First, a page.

• 43. Industry response Network Ten: • Disappointed in the recommendations contained in the Final Report as it claims the document places more burdens on the already over-regulated free- to-air television industry • Believes the proposed higher content quotas and creation of a new media regulator is unnecessary and arbitrary (1 May 2012, Mediaweek) 43
  • 44. Summary of keytake away points 44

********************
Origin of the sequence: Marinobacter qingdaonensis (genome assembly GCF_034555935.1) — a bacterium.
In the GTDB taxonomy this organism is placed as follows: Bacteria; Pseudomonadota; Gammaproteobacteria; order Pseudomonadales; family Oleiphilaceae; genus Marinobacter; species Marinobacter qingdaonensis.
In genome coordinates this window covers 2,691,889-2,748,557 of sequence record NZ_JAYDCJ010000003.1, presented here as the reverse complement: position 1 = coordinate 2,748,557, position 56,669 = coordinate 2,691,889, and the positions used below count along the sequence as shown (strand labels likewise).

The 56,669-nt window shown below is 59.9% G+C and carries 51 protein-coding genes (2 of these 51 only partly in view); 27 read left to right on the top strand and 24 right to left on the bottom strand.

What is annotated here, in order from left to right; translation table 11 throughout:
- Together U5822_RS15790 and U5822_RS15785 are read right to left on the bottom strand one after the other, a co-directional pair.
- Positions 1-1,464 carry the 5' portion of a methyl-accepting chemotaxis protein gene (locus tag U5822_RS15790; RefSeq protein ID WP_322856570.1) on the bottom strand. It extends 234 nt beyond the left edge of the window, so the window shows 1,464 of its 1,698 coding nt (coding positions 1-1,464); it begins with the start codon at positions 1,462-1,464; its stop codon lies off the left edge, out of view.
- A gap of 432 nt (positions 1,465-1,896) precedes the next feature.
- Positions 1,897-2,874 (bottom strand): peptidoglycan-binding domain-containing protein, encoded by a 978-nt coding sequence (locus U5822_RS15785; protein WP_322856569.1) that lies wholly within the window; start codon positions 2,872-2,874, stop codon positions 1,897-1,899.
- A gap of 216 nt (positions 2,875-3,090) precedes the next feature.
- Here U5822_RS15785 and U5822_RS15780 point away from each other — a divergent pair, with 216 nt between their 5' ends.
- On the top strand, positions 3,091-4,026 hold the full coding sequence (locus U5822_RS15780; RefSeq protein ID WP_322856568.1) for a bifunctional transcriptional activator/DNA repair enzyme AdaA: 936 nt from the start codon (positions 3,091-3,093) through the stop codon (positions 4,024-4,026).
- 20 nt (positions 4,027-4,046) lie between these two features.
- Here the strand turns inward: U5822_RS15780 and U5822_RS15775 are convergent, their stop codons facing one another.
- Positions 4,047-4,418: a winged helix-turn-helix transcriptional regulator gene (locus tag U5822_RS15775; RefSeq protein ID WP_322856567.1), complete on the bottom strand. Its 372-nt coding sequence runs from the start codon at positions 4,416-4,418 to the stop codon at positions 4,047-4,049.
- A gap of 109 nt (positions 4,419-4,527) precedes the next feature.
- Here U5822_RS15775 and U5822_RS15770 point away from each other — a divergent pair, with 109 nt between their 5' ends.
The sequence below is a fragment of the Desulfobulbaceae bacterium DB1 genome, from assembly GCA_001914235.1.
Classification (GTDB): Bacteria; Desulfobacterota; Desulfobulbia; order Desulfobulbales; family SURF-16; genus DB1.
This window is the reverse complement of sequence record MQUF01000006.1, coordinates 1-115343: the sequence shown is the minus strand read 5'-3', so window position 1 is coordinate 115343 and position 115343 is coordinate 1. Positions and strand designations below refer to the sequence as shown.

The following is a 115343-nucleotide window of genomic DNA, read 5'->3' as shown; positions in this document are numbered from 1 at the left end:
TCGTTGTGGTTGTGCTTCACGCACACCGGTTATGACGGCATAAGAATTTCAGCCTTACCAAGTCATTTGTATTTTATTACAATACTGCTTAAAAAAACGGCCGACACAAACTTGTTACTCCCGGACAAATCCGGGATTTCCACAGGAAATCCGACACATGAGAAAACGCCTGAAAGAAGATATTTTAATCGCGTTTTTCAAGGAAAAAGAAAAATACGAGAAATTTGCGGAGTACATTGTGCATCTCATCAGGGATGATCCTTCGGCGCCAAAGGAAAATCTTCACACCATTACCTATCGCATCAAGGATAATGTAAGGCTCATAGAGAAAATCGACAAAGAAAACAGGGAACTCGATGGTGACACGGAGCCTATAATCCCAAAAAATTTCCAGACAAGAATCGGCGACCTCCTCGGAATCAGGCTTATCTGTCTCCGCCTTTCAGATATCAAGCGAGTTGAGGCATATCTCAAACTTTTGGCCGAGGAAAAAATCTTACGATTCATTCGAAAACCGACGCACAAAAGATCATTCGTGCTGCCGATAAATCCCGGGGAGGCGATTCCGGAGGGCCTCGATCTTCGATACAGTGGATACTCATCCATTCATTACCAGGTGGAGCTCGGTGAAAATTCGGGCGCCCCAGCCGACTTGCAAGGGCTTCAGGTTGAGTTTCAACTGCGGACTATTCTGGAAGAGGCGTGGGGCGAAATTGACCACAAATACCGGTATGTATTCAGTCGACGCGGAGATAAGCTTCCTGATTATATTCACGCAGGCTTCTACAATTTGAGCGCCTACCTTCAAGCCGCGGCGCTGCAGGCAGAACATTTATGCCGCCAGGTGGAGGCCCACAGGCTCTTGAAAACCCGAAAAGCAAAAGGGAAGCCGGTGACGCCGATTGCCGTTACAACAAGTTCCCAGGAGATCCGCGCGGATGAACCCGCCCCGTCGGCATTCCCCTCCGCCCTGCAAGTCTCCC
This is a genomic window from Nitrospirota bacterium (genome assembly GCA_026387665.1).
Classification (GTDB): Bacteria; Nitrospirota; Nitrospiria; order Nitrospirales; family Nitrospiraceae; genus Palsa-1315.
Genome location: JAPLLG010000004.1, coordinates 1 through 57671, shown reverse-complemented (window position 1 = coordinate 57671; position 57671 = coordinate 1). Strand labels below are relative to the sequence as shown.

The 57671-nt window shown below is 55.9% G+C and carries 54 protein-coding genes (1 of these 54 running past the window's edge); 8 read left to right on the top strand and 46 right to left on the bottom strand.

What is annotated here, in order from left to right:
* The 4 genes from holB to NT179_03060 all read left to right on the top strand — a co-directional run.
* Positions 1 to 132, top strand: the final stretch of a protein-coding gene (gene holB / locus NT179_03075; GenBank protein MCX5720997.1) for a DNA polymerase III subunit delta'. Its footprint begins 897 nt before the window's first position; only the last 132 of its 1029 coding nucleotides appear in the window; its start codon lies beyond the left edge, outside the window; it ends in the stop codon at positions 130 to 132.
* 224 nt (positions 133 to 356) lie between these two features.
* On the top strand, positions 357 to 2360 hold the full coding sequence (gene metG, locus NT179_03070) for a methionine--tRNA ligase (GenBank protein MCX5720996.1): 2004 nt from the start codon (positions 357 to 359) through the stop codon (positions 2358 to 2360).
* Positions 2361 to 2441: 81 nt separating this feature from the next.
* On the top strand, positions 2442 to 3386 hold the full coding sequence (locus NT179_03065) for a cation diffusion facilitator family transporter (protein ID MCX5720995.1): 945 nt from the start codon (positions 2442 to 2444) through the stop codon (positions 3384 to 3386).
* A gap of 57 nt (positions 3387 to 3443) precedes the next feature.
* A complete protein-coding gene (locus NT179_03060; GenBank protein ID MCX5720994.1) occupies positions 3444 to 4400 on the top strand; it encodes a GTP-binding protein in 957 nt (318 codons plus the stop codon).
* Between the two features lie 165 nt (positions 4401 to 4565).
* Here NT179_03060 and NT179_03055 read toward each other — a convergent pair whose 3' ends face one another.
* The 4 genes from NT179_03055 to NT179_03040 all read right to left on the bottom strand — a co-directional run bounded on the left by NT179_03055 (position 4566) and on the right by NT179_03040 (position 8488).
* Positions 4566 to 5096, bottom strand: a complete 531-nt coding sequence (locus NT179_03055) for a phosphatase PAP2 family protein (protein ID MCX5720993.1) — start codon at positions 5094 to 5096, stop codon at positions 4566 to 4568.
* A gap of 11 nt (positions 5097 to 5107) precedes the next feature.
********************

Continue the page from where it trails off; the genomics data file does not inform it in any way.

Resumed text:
• 45. Key points (report) 1. New convergent approach to broadcasting, media and content regulation. 2. Broadcasting licences replaced by wider generic concept of ‘Content Service Enterprise’ that is defined based on a user and revenue threshold. 3. Establishment of a new Communications Regulator to replace ACMA, with broad powers and functions, including concurrent jurisdiction with the ACCC. 4. Media ownership reforms (Nick will discuss these in detail) 5. Updating of National Classification Scheme. 6. Creation of ‘News Standards Body’ to replace News Media Council, coupled with threat to create a statutory body if industry self-regulation does not work. 7. Replacement of Australian screen content quotas with Uniform Content Scheme requiring financial contributions by Content Service Enterprises to local content. 8. Update of Australian radio content quotas, local content quotas and ABC/SBS charters. 9. Replacement of broadcasting apparatus licensing with 15 year spectrum licensing. 10. Three stage approach to implementation. 45